• “One story was narrated in the prison, but I don’t know to what extent it was true. It was about some men who wanted to escape and who were caught and put to solitary confinement. Then the deputy prison commander, whose name I don’t remember, chose one of them. He came to his cell and offered cooperation and help with the breakout to him. He prevailed on that man to agree and it ended up horribly. As the prisoner was running, his “helper” shot him to death.”

  • “I can’t recall the exact aims and intentions of the White Legion movement, but back then I took it as a preparation for an armed uprising against the communists. And I had a lot of various things at home that soldiers threw away or left here after the war because I was interested in this kind of military technique. I had some hand grenades and a gun. And I prepared it for the case of the armed uprising, because somehow I was expected to do so. And during those several months, it was about two years before my arrest; I remember I carried one German automatic from Trebišov to Ruskov. I had a chance to take it because at that time I had already worked as a planner, so I had a motorbike at my disposal and I used it when I wanted to visit neighbouring villages. Thus I could use it to go and take that automatic from Trebišov to Ruskov. I also kept one gun for myself, you know, for my own self-defence or potential determent of any attacker, in case it was necessary and I carried it in my pocket. Moreover, I convinced some of my acquaintances, actually three boys, my contemporaries, and I let them sign the application as well.”

  • “Such an often discussed problem is actually connected with the power takeover. It was performed in a democratic way but all those old people, old communists remained there, they didn’t disappear, didn’t leave for Mars. They had influential positions and functions in many enterprises and they also had some knowledge, so they did their best to stay there.”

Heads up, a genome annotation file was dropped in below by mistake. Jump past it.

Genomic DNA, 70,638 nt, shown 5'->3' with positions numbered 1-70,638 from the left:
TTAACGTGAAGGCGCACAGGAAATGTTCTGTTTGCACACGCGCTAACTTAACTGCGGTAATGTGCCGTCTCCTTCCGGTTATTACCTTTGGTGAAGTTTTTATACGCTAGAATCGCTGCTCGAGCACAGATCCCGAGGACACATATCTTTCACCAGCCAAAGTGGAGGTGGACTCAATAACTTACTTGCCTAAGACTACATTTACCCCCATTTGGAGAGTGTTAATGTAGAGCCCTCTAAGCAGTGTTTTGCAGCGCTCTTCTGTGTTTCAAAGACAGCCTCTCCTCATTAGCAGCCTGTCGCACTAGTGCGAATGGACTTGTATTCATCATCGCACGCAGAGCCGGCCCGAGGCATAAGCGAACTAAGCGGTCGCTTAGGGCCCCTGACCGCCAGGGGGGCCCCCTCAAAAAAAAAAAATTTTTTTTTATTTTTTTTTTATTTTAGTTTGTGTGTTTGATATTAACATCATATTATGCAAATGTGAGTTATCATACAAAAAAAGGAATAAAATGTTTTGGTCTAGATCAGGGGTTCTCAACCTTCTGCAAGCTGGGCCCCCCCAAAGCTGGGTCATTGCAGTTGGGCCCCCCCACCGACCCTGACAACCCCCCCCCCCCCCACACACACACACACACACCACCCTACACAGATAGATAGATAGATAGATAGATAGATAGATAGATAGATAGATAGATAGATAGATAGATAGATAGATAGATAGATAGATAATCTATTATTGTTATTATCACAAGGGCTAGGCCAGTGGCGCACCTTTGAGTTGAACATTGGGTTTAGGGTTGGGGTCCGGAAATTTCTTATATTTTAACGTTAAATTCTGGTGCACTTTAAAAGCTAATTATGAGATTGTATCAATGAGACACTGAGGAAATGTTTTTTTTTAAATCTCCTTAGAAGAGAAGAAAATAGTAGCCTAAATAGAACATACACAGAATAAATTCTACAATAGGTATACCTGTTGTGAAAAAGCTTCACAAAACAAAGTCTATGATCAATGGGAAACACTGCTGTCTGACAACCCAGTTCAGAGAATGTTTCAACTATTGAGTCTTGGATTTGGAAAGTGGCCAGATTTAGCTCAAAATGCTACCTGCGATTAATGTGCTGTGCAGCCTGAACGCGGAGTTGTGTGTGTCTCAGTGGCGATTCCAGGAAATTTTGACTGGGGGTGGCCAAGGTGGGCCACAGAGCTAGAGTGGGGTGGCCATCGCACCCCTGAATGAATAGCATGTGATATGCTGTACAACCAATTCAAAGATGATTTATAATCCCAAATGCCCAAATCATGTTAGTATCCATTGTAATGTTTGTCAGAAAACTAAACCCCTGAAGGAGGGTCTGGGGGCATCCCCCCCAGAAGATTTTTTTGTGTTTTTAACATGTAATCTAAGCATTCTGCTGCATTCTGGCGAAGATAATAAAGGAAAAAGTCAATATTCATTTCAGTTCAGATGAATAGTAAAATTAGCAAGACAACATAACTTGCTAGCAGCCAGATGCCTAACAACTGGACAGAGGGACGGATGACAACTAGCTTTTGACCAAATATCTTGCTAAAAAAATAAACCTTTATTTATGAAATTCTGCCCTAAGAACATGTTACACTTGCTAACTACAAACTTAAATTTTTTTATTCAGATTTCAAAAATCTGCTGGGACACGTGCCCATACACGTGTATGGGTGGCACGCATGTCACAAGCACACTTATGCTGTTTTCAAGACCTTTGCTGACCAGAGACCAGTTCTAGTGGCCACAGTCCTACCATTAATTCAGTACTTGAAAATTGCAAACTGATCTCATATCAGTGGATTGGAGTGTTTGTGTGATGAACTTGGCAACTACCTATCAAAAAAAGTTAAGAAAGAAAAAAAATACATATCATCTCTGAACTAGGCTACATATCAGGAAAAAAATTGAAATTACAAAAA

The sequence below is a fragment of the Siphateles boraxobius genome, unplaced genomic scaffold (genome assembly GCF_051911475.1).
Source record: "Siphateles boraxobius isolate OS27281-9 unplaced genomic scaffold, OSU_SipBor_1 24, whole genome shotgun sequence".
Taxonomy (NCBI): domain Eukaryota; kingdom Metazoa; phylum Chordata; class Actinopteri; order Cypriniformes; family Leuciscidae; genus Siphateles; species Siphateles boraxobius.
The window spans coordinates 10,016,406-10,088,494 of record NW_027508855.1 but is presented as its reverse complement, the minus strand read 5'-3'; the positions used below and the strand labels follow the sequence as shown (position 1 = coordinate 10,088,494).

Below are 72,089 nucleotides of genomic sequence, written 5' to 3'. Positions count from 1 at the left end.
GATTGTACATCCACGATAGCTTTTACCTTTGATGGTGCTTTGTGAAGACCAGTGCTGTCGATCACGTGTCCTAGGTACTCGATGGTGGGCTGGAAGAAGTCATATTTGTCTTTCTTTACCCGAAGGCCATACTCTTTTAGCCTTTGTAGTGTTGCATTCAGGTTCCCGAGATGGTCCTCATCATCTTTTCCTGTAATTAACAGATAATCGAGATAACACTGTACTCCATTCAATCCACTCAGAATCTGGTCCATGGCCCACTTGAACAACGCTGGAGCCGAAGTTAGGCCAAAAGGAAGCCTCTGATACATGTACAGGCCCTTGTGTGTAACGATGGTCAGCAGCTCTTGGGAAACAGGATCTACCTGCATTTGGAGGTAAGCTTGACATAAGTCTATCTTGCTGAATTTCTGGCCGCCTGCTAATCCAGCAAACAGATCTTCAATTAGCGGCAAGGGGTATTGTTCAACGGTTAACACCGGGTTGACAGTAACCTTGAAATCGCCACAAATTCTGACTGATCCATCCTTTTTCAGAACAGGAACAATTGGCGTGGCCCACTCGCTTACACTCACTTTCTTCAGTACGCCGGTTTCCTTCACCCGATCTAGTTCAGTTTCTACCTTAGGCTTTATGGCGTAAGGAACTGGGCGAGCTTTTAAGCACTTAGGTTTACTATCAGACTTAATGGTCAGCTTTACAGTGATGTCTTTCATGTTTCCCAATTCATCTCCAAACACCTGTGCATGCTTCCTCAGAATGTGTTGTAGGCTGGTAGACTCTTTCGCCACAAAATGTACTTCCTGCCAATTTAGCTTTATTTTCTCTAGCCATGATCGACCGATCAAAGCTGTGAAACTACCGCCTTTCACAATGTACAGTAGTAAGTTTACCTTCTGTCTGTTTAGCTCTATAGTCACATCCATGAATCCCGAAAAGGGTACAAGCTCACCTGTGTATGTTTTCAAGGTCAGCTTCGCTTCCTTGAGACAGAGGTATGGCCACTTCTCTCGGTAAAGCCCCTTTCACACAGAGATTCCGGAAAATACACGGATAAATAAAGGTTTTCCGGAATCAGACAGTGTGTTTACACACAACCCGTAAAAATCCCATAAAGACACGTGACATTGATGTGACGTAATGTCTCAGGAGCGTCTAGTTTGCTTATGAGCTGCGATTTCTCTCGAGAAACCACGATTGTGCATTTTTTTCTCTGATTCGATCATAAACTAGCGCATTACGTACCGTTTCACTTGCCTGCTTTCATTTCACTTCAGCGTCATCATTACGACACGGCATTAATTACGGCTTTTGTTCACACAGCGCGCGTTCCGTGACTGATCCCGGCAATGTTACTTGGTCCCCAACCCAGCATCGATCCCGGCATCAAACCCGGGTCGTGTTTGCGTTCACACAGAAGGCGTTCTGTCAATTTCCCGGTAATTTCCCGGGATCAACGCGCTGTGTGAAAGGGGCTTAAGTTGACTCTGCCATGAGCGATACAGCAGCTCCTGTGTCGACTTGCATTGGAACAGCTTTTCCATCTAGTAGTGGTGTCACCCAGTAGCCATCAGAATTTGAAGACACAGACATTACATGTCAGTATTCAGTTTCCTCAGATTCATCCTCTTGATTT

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    v Košiciach, 18.04.2007

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“Live by the sword, die by the sword.”

 Novák Gabriel
Novák Gabriel
zdroj: Referát Oral history, ÚPN

Gabriel Novák was born on July 1, 1930, in Trebišov in the family of a clerk. His father worked at the Local National Committee (MNV) as a cashier. Gabriel was raised in accordance with the principles of Christianity; his father even played the pipe organ in local Roman-Catholic church. When he finished his five-year study at the public school, in 1941 he enrolled at the Grammar school in Michalovce. He had studied there for seven years but then he was dismissed because of the distribution of leaflets aimed to fight against the people‘s democratic republic. At the same time, he was also suspected of an attempt to flee abroad, to hostile territory. Considering that he was dismissed from all secondary schools in the republic, he couldn‘t receive higher education. In June 1950 he started to work in the State Tractor Station as a tractor-driver; however, two months later he became a planner. Meanwhile he accepted an offer to join the White Legion group and subsequently on July 11, 1951, he was arrested by the state authorities. In the following year he was sentenced for anti-state activities to 22 years of imprisonment. After the trial, Gabriel Novák was transported to Ilava prison where he was present at the division of prisoners into several groups. While being in the prison, he had to take sick leave (because he had nephritis and high blood pressure) and he got to the military hospital in Mírov from where he was transported to Leopoldov prison in 1957. He was released from prison in 1962 when the amnesty was proclaimed. Though he was initially sentenced to twenty years, he spent in prison 10 years and 10 months. After the year 1989 he became involved in political life and joined the Christian Democratic Movement (KDH). He was even the cofounder of its club.